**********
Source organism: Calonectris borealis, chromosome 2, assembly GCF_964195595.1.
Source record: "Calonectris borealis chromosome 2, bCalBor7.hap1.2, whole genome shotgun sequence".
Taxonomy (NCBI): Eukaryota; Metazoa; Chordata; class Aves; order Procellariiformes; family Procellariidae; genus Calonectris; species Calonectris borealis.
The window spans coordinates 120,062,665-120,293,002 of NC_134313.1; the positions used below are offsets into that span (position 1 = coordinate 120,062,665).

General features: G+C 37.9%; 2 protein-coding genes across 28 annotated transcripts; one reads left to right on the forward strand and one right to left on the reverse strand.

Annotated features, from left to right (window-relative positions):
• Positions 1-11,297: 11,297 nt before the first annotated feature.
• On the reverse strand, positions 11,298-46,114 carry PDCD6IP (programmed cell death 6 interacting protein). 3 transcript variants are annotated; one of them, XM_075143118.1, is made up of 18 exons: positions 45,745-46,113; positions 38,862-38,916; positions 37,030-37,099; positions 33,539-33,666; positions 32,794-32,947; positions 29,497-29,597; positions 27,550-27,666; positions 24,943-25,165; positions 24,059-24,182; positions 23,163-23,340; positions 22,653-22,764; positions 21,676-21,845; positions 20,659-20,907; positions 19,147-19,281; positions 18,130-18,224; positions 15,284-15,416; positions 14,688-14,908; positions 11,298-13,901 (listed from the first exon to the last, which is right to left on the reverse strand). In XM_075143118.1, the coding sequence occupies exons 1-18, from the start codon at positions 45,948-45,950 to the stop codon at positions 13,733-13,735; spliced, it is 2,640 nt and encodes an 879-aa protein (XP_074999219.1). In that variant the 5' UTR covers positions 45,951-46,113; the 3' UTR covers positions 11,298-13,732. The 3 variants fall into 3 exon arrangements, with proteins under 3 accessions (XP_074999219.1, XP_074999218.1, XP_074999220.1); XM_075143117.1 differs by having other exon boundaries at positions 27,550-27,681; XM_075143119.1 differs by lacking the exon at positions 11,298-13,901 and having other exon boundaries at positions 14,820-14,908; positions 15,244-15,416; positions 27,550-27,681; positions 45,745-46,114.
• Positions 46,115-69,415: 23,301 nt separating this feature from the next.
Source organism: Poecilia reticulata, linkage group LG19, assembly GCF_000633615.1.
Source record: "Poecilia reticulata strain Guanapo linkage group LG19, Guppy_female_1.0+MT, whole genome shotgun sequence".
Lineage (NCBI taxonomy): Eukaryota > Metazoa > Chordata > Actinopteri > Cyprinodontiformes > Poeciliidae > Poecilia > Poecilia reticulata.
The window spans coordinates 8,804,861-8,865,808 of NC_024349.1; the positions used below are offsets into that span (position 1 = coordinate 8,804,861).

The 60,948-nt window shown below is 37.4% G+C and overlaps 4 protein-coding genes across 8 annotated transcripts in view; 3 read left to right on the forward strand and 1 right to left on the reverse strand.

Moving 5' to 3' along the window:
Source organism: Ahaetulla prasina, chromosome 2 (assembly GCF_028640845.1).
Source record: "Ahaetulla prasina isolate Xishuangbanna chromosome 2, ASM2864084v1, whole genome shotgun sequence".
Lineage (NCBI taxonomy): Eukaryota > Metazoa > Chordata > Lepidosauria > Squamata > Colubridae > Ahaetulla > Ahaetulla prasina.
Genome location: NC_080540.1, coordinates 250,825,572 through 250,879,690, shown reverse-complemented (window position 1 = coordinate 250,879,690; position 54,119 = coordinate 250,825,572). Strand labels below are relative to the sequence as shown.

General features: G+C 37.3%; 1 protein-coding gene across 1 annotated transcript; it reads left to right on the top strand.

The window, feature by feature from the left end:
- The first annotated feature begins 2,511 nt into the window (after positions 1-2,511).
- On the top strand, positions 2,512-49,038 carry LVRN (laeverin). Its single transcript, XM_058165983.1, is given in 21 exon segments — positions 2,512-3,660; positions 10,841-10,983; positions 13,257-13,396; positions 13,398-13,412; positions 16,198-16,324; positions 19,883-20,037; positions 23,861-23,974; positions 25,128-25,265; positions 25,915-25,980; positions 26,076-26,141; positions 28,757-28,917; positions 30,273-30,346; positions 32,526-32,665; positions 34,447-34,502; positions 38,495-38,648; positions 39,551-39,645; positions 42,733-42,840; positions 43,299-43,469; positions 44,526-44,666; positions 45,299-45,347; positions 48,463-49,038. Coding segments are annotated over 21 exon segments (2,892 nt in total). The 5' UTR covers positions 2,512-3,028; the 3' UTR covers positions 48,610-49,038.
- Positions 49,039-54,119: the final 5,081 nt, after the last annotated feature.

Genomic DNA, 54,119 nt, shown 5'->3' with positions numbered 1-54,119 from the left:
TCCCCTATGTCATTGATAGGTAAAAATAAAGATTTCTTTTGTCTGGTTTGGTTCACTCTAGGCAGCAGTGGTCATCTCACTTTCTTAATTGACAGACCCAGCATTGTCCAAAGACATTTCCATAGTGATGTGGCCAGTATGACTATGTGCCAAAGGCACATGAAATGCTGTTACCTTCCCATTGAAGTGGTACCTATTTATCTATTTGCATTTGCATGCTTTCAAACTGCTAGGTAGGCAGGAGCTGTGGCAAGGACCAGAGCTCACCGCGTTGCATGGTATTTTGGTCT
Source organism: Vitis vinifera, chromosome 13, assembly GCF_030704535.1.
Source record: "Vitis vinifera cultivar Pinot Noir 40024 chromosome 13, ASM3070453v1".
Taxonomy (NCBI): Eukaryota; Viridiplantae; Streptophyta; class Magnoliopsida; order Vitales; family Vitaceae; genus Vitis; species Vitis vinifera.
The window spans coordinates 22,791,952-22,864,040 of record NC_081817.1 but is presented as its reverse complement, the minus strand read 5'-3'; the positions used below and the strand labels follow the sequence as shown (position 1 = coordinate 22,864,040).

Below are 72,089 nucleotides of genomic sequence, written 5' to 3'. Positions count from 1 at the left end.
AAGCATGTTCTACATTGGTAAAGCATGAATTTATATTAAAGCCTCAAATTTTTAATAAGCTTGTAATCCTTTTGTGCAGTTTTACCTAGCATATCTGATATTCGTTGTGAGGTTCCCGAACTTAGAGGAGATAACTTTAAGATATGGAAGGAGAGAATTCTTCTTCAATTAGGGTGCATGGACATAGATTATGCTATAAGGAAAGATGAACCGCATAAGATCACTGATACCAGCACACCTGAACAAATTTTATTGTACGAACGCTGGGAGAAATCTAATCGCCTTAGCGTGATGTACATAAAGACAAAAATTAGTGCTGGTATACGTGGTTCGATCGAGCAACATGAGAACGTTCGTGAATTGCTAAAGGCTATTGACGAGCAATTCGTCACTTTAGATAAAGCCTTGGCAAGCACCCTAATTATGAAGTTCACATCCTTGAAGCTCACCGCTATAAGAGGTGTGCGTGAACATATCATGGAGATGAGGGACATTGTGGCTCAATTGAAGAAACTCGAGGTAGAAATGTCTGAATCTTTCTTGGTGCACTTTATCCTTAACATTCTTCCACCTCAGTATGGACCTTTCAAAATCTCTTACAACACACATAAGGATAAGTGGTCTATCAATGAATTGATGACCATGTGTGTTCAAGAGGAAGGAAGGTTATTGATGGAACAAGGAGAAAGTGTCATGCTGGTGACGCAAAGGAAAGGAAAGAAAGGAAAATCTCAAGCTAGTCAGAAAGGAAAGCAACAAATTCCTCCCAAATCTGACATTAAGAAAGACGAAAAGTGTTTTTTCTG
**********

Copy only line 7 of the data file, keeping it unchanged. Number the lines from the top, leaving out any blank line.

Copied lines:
• Positions 1-11,297: 11,297 nt before the first annotated feature.